Have you ever been “in a pickle?” I know I still use this term today when I’m in trouble or caught in a bind. In a pickle can easily translate to being in a quandary or some other difficult position. The word pickle comes from the Dutch or Low German pekel, with the meaning of ‘something piquant’. Later still, in the 17th century, the vegetables that were preserved, for example cucumbers and gherkins, also came to be called pickles.
The ‘in trouble’ meaning of ‘in a pickle’ was an allusion to being as disoriented and mixed up as the stewed vegetables that made up pickles. This was partway to being a literal allusion, as fanciful stories of the day related to hapless people who found themselves on the menu. The earliest known use of pickle in English contains such an citation. The Morte Arthure, circa 1440, relates the gory imagined ingredients of King Arthur’s diet:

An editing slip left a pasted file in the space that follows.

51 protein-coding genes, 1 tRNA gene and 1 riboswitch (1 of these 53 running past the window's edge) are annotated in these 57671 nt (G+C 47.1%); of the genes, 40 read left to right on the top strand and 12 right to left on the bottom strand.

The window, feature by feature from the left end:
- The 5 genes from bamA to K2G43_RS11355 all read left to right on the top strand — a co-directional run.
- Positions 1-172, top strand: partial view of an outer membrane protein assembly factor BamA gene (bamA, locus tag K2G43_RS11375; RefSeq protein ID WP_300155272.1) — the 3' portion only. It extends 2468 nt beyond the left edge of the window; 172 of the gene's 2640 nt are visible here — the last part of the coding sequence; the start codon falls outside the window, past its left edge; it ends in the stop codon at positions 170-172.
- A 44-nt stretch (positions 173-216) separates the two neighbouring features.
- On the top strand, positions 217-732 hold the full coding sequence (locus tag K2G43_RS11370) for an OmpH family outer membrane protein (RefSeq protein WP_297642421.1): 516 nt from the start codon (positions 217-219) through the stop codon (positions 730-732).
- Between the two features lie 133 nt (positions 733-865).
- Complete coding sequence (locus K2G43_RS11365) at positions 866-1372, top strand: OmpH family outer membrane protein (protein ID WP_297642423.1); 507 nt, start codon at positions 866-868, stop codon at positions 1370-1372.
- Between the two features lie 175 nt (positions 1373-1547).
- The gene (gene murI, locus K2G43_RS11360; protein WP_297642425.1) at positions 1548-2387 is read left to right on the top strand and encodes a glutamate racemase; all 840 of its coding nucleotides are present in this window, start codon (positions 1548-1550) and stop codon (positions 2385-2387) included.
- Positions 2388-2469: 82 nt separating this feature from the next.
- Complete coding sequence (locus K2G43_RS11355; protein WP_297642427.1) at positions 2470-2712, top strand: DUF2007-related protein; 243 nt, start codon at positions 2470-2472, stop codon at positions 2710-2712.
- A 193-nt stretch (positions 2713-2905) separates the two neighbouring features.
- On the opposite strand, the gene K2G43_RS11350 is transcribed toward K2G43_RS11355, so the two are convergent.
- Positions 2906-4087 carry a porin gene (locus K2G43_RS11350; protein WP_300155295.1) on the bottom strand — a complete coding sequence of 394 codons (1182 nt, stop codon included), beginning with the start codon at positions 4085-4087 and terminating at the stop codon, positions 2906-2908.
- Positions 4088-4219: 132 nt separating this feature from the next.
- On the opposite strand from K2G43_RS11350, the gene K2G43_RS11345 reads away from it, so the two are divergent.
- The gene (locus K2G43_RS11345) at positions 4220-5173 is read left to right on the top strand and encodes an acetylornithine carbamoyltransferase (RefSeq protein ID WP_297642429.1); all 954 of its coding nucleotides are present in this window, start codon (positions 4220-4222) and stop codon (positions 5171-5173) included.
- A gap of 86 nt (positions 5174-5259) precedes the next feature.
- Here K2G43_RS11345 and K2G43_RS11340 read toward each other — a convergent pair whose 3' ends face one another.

He soupes all this sesoun with seuen knaue childre, Choppid in a chargour of chalke-whytt syluer, With pekill & powdyre of precious spycez.
[He dines all season on seven rascal children, chopped, in a bowl of white silver, with pickle and precious spices]
There are a few references to ill pickles and this pickle etc. in print in the late 16th century, and Shakespeare was one of the first to use in a pickle, in The Tempest, 1610. He ‘popularized’ this specific term’ rather than ‘coin’ it. “IN A PICKLE” appears in The Tempest (Act 5, scene 1); a related form appears in Antony and Cleopatra (Act 2, scene 5).
And Trinculo is reeling ripe: where should they
Find this grand liquor that hath gilded ’em?
How camest thou in this pickle?
I have been in such a pickle since I
saw you last that, I fear me, will never out of
my bones: I shall not fear fly-blowing.
Here Shakespeare is probably playing on the fact that alcohol, which is sometimes used in the pickling process, has certainly contributed to the pickle Trinculo is in.
– raf –